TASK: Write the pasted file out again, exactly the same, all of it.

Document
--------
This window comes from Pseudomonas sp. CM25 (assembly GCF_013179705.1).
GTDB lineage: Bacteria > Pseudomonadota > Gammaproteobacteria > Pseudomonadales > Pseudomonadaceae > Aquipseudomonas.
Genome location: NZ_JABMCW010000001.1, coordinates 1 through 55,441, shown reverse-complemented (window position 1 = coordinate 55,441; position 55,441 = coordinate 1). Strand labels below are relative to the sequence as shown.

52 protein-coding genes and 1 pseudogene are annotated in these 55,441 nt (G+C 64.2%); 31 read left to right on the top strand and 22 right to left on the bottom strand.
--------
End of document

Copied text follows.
This window comes from Pseudomonas sp. CM25 (assembly GCF_013179705.1).
GTDB lineage: Bacteria > Pseudomonadota > Gammaproteobacteria > Pseudomonadales > Pseudomonadaceae > Aquipseudomonas.
Genome location: NZ_JABMCW010000001.1, coordinates 1 through 55,441, shown reverse-complemented (window position 1 = coordinate 55,441; position 55,441 = coordinate 1). Strand labels below are relative to the sequence as shown.

52 protein-coding genes and 1 pseudogene are annotated in these 55,441 nt (G+C 64.2%); 31 read left to right on the top strand and 22 right to left on the bottom strand.